COVID-19: Search For Drugs To Stop Infection


COVID-19 vaccine studies continue. Scientists continue to search for drugs to alleviate COVID-19 infection. Because vaccines are not the only way to protect and get rid of coronavirus.

While the COVID-19 vaccine studies continue, scientists are also trying to develop drugs. Because vaccines protect people who are not infected. But there is no global medicine yet that is making infected people recover faster.

In the early days of the pandemic, even optimists thought a vaccine was at least five years away. The world was desperate to find a way to prevent coronavirus cases. In such a case, Hydroxychloroquine came into play. This drug, which has been used to treat malaria for decades, has sparked great controversy. The drug was first approved by a group of scientists in France for the treatment of coronavirus. So much so that it led to a medicine shortage.

What is the reason for the hydroxychloroquine controversy?

Concerns about the safety of hydroxychloroquine increased. Trials then came to a halt, and health authorities in the US and UK revoked the emergency use of the drug. Finally, data from June 2020 hit the last nail in the coffin of the drug. It turned out that the drug did not provide improvement in COVID-19 patients in the hospital.

New viral variants, suspended vaccines and slow vaccination in some parts of the world show that vaccines cannot cure everything. In March, the UK government began testing prophylactic or preventive treatments for COVID-19. He announced that he has financed two clinical trials, one in nursing homes and the other in people with a weakened immune system.

First study, trial of the tapeworm drug niclosamide in immunocompromised patients. It works especially in those who are undergoing dialysis treatment, kidney transplant, or those with autoimmune conditions that require medication to suppress the immune system. Cambridge University researchers lead the trial PROTECT-V.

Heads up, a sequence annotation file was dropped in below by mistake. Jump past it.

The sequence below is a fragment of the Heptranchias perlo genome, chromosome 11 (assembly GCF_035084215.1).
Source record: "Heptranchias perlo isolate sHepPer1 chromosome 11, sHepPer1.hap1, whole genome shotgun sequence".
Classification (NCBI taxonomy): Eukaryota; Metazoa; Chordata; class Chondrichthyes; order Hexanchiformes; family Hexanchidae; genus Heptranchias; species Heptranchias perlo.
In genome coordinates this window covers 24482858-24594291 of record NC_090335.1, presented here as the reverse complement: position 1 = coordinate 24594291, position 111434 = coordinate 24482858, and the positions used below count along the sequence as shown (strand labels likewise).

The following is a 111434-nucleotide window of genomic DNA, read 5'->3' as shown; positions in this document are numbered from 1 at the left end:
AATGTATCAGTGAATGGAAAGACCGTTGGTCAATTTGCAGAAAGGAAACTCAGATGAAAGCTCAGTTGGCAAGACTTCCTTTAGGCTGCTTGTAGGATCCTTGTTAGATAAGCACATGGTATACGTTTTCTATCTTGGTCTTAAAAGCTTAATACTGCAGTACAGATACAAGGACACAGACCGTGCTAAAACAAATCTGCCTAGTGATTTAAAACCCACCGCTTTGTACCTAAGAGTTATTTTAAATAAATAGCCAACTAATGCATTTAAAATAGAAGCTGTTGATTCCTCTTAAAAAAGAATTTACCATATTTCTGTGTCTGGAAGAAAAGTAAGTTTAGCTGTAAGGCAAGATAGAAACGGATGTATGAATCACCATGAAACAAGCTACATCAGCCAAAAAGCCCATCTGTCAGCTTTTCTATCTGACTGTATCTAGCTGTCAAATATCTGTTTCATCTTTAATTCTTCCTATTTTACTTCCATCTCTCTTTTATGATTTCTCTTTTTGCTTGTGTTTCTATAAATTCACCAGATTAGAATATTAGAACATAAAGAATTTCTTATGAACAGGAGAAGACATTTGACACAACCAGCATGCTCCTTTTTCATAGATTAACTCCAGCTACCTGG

The team announced that they decided on niclosamide because it has been in use for years and can be applied easily with a nasal spray. This drug prevents the replication of the virus in the nasal (nasal) epithelial cells most affected by Sars-CoV-2.

Vaccines not the only solution for COVID-19

People on dialysis have a much higher mortality rate than others during the pandemic. For example, one out of every five COVID-19 positive dialysis patients in the UK died in 14 days. For these people, a preventive treatment is life-saving. Because patients do not tend to respond as well to vaccines as healthy people. The reason for this is that their immune system does not produce too many antibodies.

Previously, researchers had studied the response of organ transplant recipients to coronavirus vaccines. They found that only 17 percent of patients who received one dose of vaccine produced antibodies against the Sars-CoV-2 virus.

The second trial, called PROTECT-CH, is looking for another type of preventive treatment. They are examining a drug taken after an infection. Philip Bath, principal investigator at the University of Nottingham, did not say exactly which drugs to try. However, he stated that they are already using these drugs in the UK National Health System.

The trial is aimed at nursing homes. “You don’t want to put all your eggs in one basket,” Bath said. explains the importance of the drug. If we can find a cheap, approved and widely produced drug like niclosamide, we can heal the wounds of countries where vaccines are much slower.


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